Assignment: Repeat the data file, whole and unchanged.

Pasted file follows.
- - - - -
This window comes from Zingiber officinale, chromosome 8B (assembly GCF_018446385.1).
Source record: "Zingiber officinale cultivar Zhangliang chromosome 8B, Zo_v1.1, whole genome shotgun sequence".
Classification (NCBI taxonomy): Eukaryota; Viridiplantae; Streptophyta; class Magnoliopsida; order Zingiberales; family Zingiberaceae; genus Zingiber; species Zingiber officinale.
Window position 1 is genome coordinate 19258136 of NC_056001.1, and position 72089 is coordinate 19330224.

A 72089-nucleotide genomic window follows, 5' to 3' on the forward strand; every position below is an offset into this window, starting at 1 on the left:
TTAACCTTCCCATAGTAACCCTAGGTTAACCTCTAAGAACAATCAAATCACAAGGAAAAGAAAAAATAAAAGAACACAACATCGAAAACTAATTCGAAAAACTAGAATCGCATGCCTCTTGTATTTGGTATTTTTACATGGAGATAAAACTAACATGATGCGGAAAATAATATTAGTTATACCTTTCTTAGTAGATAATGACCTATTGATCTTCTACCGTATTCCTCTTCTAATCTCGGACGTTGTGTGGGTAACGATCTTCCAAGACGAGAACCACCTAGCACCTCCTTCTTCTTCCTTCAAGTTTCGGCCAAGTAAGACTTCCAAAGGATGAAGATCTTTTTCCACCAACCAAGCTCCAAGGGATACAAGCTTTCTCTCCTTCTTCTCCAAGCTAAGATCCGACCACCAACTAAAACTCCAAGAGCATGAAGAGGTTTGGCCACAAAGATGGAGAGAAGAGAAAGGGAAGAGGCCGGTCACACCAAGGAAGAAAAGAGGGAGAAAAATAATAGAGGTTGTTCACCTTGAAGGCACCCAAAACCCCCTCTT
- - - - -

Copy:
This window comes from Zingiber officinale, chromosome 8B (assembly GCF_018446385.1).
Source record: "Zingiber officinale cultivar Zhangliang chromosome 8B, Zo_v1.1, whole genome shotgun sequence".
Classification (NCBI taxonomy): Eukaryota; Viridiplantae; Streptophyta; class Magnoliopsida; order Zingiberales; family Zingiberaceae; genus Zingiber; species Zingiber officinale.
Window position 1 is genome coordinate 19258136 of NC_056001.1, and position 72089 is coordinate 19330224.

A 72089-nucleotide genomic window follows, 5' to 3' on the forward strand; every position below is an offset into this window, starting at 1 on the left:
TTAACCTTCCCATAGTAACCCTAGGTTAACCTCTAAGAACAATCAAATCACAAGGAAAAGAAAAAATAAAAGAACACAACATCGAAAACTAATTCGAAAAACTAGAATCGCATGCCTCTTGTATTTGGTATTTTTACATGGAGATAAAACTAACATGATGCGGAAAATAATATTAGTTATACCTTTCTTAGTAGATAATGACCTATTGATCTTCTACCGTATTCCTCTTCTAATCTCGGACGTTGTGTGGGTAACGATCTTCCAAGACGAGAACCACCTAGCACCTCCTTCTTCTTCCTTCAAGTTTCGGCCAAGTAAGACTTCCAAAGGATGAAGATCTTTTTCCACCAACCAAGCTCCAAGGGATACAAGCTTTCTCTCCTTCTTCTCCAAGCTAAGATCCGACCACCAACTAAAACTCCAAGAGCATGAAGAGGTTTGGCCACAAAGATGGAGAGAAGAGAAAGGGAAGAGGCCGGTCACACCAAGGAAGAAAAGAGGGAGAAAAATAATAGAGGTTGTTCACCTTGAAGGCACCCAAAACCCCCTCTT